Whistling a Happy Tune

updated 06/27/1994 AT 01:00 AM EDT

originally published 06/27/1994 AT 01:00 AM EDT

HE DOESN'T WHISTLE WHILE HE works—as press secretary to Rep. Rod Grams (R-Minn.). But when he does put his lips together and blow, Christopher Ullman is the nation's best. His pitch-perfect renditions of Handel's "The Arrival of the Queen of Sheba" and Clint Black's "This Nightlife" at April's National Whistling Contest in Louisburg, N.C., made him the new U.S. champion and won him $500. "It's the only thing I do better than anyone," says Ullman, 31. "I knew if I ever became famous, it would be because of whistling."

Indeed. Ullman recently jammed with Branford Marsalis on The Tonight Show and will solo with two local orchestras this fall. Says Rhino Records exec James Austin, who is considering an Ullman album: "People underrate whistling, and Chris is the best I've heard."

Ullman first puckered up at age 6, inspired by his father, Joseph, a CBS business manager, who whistled Gilbert and Sullivan tunes around the family's Massapequa Park, N.Y., home. But Ullman credits his childhood paper route with turning that interest into a passion. "My feet were pedaling, but my mind and lips weren't doing much," says Ullman. By the time he was studying political science at the State University of New York at Binghamton, his reputation had won him invitations to improvise with local jazz and blues bands.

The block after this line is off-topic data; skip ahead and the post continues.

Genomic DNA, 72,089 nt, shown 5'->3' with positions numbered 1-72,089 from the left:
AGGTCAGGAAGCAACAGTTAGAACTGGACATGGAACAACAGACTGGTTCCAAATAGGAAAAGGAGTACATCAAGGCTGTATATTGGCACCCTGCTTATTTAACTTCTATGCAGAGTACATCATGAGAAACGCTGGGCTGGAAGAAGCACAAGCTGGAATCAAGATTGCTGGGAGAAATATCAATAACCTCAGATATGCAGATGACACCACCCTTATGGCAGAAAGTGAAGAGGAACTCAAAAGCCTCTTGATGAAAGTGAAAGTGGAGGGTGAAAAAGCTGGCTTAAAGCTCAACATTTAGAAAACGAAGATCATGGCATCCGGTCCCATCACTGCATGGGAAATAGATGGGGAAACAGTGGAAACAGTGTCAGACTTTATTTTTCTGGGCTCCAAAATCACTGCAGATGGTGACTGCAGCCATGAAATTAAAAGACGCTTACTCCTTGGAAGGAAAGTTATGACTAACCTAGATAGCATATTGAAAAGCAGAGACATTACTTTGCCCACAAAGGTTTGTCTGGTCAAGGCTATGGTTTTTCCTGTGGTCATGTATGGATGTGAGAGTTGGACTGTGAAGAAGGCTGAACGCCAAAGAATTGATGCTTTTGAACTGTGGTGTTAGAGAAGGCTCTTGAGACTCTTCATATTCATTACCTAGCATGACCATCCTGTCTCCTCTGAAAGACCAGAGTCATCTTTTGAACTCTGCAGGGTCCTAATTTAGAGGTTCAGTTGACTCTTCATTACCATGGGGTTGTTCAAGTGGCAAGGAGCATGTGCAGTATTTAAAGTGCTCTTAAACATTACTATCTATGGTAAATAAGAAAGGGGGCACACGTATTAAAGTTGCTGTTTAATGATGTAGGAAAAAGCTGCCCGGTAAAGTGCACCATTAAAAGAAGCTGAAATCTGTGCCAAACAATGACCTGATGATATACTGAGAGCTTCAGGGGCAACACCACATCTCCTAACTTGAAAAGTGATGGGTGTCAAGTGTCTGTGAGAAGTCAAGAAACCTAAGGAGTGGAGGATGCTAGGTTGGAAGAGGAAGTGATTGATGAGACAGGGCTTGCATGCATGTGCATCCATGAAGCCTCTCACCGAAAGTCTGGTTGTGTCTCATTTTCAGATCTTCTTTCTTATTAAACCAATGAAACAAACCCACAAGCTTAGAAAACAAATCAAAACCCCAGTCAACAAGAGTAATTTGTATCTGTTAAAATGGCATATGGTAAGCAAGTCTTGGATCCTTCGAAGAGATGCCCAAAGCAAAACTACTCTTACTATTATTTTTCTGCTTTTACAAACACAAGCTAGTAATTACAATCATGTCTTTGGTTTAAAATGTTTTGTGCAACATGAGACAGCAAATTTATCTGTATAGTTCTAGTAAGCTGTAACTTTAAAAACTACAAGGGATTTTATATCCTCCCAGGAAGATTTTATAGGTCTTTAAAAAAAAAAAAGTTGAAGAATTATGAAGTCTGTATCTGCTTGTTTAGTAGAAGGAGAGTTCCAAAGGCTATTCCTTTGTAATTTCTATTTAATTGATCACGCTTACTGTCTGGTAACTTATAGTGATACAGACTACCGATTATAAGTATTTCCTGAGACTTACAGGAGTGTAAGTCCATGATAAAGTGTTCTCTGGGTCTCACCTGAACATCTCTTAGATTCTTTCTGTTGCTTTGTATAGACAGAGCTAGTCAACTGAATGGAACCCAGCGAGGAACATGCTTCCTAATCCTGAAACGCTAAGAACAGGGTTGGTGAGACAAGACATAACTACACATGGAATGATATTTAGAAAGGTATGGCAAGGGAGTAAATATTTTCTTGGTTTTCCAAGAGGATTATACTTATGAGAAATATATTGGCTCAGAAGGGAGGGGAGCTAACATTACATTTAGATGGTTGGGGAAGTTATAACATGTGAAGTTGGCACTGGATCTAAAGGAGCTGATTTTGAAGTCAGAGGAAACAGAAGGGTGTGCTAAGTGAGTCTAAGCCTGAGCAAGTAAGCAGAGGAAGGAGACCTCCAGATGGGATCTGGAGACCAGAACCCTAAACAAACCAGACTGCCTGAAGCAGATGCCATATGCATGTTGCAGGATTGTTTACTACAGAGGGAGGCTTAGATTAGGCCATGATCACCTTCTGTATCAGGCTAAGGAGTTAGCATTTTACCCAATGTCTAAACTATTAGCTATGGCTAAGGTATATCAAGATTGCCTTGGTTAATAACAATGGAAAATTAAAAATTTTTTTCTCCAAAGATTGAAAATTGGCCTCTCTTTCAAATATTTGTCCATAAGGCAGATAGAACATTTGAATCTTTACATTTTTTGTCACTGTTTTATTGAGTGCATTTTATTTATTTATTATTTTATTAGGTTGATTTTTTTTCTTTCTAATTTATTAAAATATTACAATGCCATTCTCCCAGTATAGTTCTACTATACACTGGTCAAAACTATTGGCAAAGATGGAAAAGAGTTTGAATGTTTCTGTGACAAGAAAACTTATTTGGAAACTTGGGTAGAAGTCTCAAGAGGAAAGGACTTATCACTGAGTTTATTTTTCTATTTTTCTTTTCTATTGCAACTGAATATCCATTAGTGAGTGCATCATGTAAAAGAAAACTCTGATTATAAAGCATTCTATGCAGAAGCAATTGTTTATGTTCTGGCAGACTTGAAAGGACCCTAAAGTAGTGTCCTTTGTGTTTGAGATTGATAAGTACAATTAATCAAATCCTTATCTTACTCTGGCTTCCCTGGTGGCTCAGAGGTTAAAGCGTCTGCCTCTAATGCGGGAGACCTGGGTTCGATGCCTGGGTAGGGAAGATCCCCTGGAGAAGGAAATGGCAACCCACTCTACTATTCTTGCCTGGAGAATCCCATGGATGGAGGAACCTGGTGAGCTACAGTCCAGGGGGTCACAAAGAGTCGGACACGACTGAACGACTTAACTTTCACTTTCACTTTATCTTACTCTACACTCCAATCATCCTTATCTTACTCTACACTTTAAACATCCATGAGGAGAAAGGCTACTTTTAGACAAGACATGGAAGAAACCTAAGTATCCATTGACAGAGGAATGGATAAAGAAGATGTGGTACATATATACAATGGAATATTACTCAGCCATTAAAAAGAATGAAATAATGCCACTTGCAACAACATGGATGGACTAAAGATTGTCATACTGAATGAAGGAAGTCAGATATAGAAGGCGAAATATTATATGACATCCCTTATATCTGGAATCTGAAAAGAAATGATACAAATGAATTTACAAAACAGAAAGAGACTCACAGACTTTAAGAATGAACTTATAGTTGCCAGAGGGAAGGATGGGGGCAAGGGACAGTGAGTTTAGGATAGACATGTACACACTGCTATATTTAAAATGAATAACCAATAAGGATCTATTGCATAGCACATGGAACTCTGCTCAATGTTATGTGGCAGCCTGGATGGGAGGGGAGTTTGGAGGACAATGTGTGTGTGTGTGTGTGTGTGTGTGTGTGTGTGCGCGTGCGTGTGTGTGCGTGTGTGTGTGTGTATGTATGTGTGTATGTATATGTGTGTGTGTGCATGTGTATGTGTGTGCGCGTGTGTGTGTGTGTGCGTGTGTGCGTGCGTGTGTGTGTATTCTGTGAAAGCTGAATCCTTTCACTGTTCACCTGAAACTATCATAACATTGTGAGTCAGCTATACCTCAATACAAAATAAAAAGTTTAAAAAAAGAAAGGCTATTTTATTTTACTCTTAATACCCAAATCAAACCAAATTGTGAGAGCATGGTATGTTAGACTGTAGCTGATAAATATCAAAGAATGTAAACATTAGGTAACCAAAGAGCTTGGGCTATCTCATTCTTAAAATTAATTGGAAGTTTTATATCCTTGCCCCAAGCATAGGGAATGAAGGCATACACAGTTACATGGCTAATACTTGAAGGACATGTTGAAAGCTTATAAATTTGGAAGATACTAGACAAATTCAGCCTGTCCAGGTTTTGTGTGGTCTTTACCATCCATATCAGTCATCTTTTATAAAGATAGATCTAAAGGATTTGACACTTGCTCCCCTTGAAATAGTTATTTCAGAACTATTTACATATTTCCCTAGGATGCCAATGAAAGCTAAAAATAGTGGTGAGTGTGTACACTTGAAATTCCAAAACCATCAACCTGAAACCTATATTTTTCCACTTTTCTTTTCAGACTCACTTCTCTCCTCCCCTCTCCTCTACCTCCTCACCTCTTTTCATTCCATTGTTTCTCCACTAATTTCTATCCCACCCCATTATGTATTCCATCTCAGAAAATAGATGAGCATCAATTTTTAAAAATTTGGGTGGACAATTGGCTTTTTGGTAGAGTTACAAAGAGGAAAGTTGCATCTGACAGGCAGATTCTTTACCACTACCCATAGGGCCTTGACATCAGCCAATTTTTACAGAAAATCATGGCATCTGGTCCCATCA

Now that he's competitive, Ullman trains hard; he lakes the stairs to Grams's seventh-floor office to increase lung capacity and practices daily for 90 minutes, whistling on the subways or at the Capitol Hill town-house he shares with four roommates. So far, Ullman has no plans to whistle full-time, but he's pursuing his dream of soloing with the National Symphony Orchestra. The executive director, Stephen Klein, calls Ullman's talent "staggering" but feels whistling is still a novelty. Ullman remains hopeful. There's no drawback, he says—except for the crimp it puts in his love life. "I've got a self-imposed 24-hour prohibition on kissing before a performance," he says. "Intense kissing makes your lips soft, so you can't make the right sounds."

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